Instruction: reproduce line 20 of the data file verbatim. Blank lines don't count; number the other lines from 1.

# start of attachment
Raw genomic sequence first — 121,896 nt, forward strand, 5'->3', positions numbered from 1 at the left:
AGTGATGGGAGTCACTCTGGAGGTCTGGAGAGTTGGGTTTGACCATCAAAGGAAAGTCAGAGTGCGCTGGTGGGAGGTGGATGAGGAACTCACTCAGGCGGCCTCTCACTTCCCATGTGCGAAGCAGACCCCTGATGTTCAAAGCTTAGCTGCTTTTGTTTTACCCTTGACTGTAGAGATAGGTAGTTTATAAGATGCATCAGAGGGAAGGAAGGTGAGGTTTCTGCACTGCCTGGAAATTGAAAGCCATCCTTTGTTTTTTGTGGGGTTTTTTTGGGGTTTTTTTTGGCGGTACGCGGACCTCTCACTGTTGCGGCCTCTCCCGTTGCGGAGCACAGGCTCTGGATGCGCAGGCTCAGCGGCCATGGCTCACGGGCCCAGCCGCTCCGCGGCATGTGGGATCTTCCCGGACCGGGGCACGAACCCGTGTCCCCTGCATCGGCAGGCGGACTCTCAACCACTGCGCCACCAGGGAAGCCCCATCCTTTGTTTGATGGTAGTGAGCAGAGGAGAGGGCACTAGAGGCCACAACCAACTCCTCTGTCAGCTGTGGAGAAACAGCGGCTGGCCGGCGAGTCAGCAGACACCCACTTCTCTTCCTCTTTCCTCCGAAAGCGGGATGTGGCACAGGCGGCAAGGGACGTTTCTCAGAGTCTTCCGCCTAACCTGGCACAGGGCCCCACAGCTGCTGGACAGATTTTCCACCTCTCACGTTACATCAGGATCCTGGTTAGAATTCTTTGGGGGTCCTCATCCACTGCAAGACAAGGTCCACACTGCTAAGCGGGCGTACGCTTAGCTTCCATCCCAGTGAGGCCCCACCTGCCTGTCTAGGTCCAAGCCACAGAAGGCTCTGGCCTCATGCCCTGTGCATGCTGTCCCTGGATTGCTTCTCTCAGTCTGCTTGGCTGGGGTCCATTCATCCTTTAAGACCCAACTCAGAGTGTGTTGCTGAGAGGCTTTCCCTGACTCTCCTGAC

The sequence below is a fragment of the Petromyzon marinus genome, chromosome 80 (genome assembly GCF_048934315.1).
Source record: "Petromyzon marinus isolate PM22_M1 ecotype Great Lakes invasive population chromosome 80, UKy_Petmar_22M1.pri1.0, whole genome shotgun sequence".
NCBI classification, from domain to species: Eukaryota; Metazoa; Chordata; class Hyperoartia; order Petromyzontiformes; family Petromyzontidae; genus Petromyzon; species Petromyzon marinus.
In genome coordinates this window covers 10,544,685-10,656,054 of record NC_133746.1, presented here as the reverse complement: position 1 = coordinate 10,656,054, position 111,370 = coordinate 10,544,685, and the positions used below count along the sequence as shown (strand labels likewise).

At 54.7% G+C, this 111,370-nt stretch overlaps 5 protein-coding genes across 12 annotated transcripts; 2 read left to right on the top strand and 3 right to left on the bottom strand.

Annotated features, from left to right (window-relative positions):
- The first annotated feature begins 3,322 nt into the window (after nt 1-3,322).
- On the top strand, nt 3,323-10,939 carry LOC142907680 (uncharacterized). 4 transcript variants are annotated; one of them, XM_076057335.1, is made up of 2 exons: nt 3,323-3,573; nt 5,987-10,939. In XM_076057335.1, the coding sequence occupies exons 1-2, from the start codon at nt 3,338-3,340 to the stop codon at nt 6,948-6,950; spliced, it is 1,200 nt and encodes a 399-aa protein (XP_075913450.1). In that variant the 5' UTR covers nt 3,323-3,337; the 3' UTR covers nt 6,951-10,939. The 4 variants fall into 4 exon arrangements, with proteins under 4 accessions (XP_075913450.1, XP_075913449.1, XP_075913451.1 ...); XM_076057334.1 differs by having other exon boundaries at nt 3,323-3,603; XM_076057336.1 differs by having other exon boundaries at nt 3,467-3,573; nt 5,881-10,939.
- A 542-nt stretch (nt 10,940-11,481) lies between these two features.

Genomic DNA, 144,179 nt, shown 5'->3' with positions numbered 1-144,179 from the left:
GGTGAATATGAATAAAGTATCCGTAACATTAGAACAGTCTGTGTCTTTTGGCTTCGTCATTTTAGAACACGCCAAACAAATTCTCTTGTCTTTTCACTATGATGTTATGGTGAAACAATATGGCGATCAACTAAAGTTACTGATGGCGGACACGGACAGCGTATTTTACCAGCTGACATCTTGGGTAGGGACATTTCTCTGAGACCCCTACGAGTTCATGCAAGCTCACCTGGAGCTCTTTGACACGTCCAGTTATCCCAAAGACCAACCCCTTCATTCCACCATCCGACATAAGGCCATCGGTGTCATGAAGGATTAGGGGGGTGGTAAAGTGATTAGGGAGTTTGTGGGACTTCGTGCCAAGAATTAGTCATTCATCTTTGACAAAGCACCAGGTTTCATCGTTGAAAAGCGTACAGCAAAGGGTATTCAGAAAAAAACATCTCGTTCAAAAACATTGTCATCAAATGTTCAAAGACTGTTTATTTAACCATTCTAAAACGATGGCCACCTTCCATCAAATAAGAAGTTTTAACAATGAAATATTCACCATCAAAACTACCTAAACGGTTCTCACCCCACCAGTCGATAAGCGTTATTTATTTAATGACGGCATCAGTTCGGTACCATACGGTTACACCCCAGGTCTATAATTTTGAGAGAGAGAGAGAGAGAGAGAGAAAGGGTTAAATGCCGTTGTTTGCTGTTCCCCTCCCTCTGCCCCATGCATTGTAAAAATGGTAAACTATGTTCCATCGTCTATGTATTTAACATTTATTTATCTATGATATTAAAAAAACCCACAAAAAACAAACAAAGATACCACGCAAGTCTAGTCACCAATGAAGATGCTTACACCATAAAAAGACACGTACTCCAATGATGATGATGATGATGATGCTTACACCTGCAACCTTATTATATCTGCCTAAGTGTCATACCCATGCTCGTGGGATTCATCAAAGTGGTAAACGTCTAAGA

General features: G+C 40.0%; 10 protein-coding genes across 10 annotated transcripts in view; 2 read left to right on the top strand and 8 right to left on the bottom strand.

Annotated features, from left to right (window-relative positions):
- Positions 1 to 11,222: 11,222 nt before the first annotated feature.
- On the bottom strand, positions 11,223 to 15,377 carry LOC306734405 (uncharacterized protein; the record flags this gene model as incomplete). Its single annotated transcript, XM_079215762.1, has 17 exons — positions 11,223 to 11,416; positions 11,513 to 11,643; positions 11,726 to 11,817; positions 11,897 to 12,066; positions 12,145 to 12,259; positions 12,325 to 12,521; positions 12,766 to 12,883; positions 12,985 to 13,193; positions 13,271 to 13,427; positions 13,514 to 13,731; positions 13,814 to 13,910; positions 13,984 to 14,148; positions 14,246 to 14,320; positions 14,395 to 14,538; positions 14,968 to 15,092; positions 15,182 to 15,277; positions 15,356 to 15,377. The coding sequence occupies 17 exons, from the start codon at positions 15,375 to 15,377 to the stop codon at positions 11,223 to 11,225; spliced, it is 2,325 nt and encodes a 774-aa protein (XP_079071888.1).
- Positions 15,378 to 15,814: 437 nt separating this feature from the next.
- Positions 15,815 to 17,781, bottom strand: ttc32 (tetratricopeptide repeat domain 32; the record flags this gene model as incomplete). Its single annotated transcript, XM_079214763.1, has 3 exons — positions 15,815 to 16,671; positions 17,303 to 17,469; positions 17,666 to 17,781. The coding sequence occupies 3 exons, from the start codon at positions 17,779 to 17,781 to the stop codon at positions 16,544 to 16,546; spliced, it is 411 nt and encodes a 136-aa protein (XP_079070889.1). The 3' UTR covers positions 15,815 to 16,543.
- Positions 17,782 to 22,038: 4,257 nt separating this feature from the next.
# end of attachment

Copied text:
- Positions 17,782 to 22,038: 4,257 nt separating this feature from the next.